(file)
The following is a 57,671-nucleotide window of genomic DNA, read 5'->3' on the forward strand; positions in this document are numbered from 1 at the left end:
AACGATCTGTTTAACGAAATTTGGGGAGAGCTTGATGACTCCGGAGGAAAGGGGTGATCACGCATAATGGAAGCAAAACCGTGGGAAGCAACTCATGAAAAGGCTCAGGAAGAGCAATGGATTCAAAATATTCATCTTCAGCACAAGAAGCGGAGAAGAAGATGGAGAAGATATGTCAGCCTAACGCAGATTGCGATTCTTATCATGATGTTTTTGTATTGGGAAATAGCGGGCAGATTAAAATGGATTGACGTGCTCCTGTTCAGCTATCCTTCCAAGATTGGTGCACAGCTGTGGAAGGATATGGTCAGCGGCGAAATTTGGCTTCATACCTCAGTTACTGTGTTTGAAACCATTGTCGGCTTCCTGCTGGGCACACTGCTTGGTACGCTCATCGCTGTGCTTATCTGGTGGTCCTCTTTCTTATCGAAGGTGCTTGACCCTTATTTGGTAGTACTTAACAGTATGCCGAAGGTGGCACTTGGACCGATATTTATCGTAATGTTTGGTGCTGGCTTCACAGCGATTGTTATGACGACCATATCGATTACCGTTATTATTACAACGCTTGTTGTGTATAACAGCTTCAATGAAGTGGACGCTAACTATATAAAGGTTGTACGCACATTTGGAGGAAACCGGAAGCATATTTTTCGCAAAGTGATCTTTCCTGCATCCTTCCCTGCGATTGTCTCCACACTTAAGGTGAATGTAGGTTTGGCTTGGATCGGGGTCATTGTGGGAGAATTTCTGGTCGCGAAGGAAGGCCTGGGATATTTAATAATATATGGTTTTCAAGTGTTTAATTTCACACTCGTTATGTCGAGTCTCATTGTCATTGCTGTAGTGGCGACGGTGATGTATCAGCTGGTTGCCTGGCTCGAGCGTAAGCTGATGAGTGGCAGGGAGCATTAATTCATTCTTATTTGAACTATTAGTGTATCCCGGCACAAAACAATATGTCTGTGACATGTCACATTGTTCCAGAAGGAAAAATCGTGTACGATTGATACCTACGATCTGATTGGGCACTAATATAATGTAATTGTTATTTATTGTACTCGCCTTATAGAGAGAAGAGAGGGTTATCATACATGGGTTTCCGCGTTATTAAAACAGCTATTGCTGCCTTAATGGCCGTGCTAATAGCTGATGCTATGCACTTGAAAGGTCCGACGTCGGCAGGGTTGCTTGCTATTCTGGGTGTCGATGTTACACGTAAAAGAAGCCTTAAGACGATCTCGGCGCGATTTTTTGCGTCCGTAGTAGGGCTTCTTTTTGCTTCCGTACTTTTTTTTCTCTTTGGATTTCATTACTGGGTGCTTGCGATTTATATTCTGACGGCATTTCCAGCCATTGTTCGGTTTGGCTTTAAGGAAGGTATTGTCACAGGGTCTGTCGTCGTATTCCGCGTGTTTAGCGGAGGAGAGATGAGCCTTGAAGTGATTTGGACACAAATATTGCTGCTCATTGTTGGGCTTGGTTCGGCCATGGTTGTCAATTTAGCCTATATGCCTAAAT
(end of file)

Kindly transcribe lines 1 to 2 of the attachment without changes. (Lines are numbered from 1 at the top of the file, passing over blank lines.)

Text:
The following is a 57,671-nucleotide window of genomic DNA, read 5'->3' on the forward strand; positions in this document are numbered from 1 at the left end:
AACGATCTGTTTAACGAAATTTGGGGAGAGCTTGATGACTCCGGAGGAAAGGGGTGATCACGCATAATGGAAGCAAAACCGTGGGAAGCAACTCATGAAAAGGCTCAGGAAGAGCAATGGATTCAAAATATTCATCTTCAGCACAAGAAGCGGAGAAGAAGATGGAGAAGATATGTCAGCCTAACGCAGATTGCGATTCTTATCATGATGTTTTTGTATTGGGAAATAGCGGGCAGATTAAAATGGATTGACGTGCTCCTGTTCAGCTATCCTTCCAAGATTGGTGCACAGCTGTGGAAGGATATGGTCAGCGGCGAAATTTGGCTTCATACCTCAGTTACTGTGTTTGAAACCATTGTCGGCTTCCTGCTGGGCACACTGCTTGGTACGCTCATCGCTGTGCTTATCTGGTGGTCCTCTTTCTTATCGAAGGTGCTTGACCCTTATTTGGTAGTACTTAACAGTATGCCGAAGGTGGCACTTGGACCGATATTTATCGTAATGTTTGGTGCTGGCTTCACAGCGATTGTTATGACGACCATATCGATTACCGTTATTATTACAACGCTTGTTGTGTATAACAGCTTCAATGAAGTGGACGCTAACTATATAAAGGTTGTACGCACATTTGGAGGAAACCGGAAGCATATTTTTCGCAAAGTGATCTTTCCTGCATCCTTCCCTGCGATTGTCTCCACACTTAAGGTGAATGTAGGTTTGGCTTGGATCGGGGTCATTGTGGGAGAATTTCTGGTCGCGAAGGAAGGCCTGGGATATTTAATAATATATGGTTTTCAAGTGTTTAATTTCACACTCGTTATGTCGAGTCTCATTGTCATTGCTGTAGTGGCGACGGTGATGTATCAGCTGGTTGCCTGGCTCGAGCGTAAGCTGATGAGTGGCAGGGAGCATTAATTCATTCTTATTTGAACTATTAGTGTATCCCGGCACAAAACAATATGTCTGTGACATGTCACATTGTTCCAGAAGGAAAAATCGTGTACGATTGATACCTACGATCTGATTGGGCACTAATATAATGTAATTGTTATTTATTGTACTCGCCTTATAGAGAGAAGAGAGGGTTATCATACATGGGTTTCCGCGTTATTAAAACAGCTATTGCTGCCTTAATGGCCGTGCTAATAGCTGATGCTATGCACTTGAAAGGTCCGACGTCGGCAGGGTTGCTTGCTATTCTGGGTGTCGATGTTACACGTAAAAGAAGCCTTAAGACGATCTCGGCGCGATTTTTTGCGTCCGTAGTAGGGCTTCTTTTTGCTTCCGTACTTTTTTTTCTCTTTGGATTTCATTACTGGGTGCTTGCGATTTATATTCTGACGGCATTTCCAGCCATTGTTCGGTTTGGCTTTAAGGAAGGTATTGTCACAGGGTCTGTCGTCGTATTCCGCGTGTTTAGCGGAGGAGAGATGAGCCTTGAAGTGATTTGGACACAAATATTGCTGCTCATTGTTGGGCTTGGTTCGGCCATGGTTGTCAATTTAGCCTATATGCCTAAAT